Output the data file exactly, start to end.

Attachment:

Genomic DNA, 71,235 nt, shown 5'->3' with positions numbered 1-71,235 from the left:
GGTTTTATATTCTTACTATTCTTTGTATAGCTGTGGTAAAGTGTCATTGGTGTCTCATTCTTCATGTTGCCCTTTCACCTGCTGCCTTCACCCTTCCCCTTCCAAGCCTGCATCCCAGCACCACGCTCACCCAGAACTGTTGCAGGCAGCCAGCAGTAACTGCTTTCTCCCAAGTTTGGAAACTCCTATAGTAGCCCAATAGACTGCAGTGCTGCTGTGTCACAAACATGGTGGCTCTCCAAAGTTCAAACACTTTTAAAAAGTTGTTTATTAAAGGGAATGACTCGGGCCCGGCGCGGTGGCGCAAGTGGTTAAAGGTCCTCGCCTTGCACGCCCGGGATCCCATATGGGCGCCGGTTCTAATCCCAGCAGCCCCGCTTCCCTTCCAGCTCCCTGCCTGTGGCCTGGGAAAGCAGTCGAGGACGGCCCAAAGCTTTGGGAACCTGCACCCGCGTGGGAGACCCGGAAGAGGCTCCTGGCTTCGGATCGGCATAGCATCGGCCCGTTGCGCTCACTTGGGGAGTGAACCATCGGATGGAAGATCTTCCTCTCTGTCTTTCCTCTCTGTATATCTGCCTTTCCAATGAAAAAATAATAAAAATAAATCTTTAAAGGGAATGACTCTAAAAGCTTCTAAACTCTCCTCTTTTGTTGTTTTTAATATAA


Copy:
Genomic DNA, 71,235 nt, shown 5'->3' with positions numbered 1-71,235 from the left:
GGTTTTATATTCTTACTATTCTTTGTATAGCTGTGGTAAAGTGTCATTGGTGTCTCATTCTTCATGTTGCCCTTTCACCTGCTGCCTTCACCCTTCCCCTTCCAAGCCTGCATCCCAGCACCACGCTCACCCAGAACTGTTGCAGGCAGCCAGCAGTAACTGCTTTCTCCCAAGTTTGGAAACTCCTATAGTAGCCCAATAGACTGCAGTGCTGCTGTGTCACAAACATGGTGGCTCTCCAAAGTTCAAACACTTTTAAAAAGTTGTTTATTAAAGGGAATGACTCGGGCCCGGCGCGGTGGCGCAAGTGGTTAAAGGTCCTCGCCTTGCACGCCCGGGATCCCATATGGGCGCCGGTTCTAATCCCAGCAGCCCCGCTTCCCTTCCAGCTCCCTGCCTGTGGCCTGGGAAAGCAGTCGAGGACGGCCCAAAGCTTTGGGAACCTGCACCCGCGTGGGAGACCCGGAAGAGGCTCCTGGCTTCGGATCGGCATAGCATCGGCCCGTTGCGCTCACTTGGGGAGTGAACCATCGGATGGAAGATCTTCCTCTCTGTCTTTCCTCTCTGTATATCTGCCTTTCCAATGAAAAAATAATAAAAATAAATCTTTAAAGGGAATGACTCTAAAAGCTTCTAAACTCTCCTCTTTTGTTGTTTTTAATATAA